- Yoav Kutner is a co-founder of Magento and had a great role in creating the platform. Serving for years as the CTO of the company he was responsible for revolutionizing the e-commerce landscape and turning Magento into one of the most popular solutions globally.After he and Rubin solidified the position of Magento as a market leader, he had a very clear vision about where to take the company and the platform. However, after eBay acquired them, he felt that they lacked the true understanding of “open” and left.He later founded OroCRM, which is an open-source CRM for eCommerce websites where he is still working as CEO of the company.
2011 was also the first year when they first held the Magento Imagine conference. More than 600 merchants, partners, -and developers gathered in Los Angeles and has been held every year ever since. (In 2018 the event, held in Las Vegas, attracted 3000+ attendies from 60 countries from all over the world.)
In 2015 eBay and PayPal broke up and as a result, Magento was also spun out as an independent company, with its new owner being the Permira private equity fund.
Finally, in 2018, Magento was acquired by Adobe. Magento Commerce Cloud was added to the Adobe Experience Cloud and that is where we stand at the end of 2018. Most of the community was a bit skeptical about the acquisition (due to bad memories from the eBay days), but so far it seems it granted Magento stability and did not hurt its vision. It is also a good sign that Mark Lavelle stayed in his position as CEO.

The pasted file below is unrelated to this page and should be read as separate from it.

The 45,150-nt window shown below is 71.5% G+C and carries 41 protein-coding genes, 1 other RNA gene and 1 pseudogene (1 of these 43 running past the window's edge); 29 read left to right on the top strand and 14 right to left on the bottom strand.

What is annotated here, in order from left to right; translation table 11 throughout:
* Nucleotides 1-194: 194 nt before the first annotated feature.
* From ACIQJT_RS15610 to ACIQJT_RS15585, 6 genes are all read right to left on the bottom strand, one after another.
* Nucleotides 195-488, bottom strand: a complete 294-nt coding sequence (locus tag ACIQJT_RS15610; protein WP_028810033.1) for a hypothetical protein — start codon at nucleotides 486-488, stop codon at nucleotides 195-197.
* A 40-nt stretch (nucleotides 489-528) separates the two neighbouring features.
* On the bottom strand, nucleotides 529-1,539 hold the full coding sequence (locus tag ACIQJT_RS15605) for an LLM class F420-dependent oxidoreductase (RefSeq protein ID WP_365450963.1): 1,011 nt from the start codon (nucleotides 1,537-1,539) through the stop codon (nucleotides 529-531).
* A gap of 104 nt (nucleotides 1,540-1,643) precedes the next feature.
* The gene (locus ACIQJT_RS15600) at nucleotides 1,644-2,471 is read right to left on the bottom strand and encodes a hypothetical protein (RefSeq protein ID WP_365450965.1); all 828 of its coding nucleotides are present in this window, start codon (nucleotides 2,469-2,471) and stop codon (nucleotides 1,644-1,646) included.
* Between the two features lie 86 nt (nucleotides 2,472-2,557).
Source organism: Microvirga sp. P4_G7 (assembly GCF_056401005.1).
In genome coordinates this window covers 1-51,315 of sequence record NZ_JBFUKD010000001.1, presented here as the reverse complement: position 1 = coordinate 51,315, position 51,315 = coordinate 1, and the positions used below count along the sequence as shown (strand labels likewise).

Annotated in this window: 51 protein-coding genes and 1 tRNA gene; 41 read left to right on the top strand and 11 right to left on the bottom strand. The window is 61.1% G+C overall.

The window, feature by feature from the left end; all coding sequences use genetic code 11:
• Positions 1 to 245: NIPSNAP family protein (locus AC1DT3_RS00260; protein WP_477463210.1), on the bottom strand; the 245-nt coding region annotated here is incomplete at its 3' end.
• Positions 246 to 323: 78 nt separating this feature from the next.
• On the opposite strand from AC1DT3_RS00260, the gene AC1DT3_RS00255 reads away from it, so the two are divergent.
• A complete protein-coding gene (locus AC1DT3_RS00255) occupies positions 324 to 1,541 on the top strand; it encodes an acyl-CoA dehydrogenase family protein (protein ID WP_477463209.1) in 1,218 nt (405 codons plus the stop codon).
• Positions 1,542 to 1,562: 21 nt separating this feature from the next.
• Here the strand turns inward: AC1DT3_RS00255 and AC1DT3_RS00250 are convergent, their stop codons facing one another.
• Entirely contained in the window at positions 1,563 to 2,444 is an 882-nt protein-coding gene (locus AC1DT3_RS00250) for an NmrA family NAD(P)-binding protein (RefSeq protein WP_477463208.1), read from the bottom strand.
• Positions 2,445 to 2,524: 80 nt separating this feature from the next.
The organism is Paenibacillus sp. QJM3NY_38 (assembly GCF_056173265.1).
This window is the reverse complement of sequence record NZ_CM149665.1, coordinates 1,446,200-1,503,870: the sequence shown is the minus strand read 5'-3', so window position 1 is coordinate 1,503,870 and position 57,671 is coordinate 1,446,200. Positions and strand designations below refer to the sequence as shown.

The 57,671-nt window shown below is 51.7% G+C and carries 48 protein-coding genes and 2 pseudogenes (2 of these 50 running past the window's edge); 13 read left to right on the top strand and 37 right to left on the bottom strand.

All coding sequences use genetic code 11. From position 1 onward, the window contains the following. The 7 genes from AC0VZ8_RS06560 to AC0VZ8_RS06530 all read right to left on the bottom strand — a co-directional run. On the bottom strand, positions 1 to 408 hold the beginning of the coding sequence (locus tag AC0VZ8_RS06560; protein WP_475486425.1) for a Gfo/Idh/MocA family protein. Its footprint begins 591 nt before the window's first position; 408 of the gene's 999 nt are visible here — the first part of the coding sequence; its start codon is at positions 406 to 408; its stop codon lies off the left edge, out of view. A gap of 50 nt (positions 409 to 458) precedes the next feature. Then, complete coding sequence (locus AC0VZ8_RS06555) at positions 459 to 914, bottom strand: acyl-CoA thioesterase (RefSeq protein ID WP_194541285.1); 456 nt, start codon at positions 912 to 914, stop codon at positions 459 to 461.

In the decade after the release of the first Beta version of Magento, a huge community developed behind the platform, numbering hundreds of thousands of developers, marketers, merchants and other professionals. The Magento community Hub currently has 312,000 members with 7,500 certified experts. According to Karen Baker, CEO of ShipperHQ, “24% of the code that goes into the core” is built by the community, but the actual number is even higher as of the end of 2018.
Even in June, TechRepublic wrote that by now more than 50% of the code comes from “developers that are not on the Magento payroll”.
In the community you can also find hundreds of influencers you should follow and listen to if you are interested in Magento – in a roundup, we did earlier you can find 80 of them. Magento itself rewards top contributors with the title of master every year – there are Master Maker, Master Mentors, and Master Movers.
Many in the community have been working with the open source platform for years, creating extensions, giving advice, providing documentation (which Magento 1 was lacking) and uncovering vulnerabilities.
Bob Schwartz, the former president of Magento (and founder of nordstrom.com) also said that he is particularly proud of the way they were able to build Magento because it makes it possible for 750,000 to 1 million people to make a daily living.
But we should backtrack a bit because in 2015 there was another major event in the life of Magento.
5 years after it was originally announced, Magento 2 was officially released in 2015. This was not just a simple upgrade of the platform: the architecture for Magento 2 was completely changed, performance was improved, many new features were added and the functionality expanded.
After the release of the new version, the different plans were also rebranded in 2017. The former Magento Community Edition (CE), the free edition became Magento Open Source, and the premium enterprise-level solution, Magento Enterprise Edition became Magento Commerce. Later a third, hosted solution was also introduced as Magento Commerce Cloud.
For the first few years, developers were still getting familiar with the fully rewritten architecture but by 2018 mass migration to the renewed platform gained full momentum. Of course, this was fueled by the previous rumors about the support ending for Magento 1 in November 2018 and the official announcement of the real end-of-life (EOL) date of June 2020.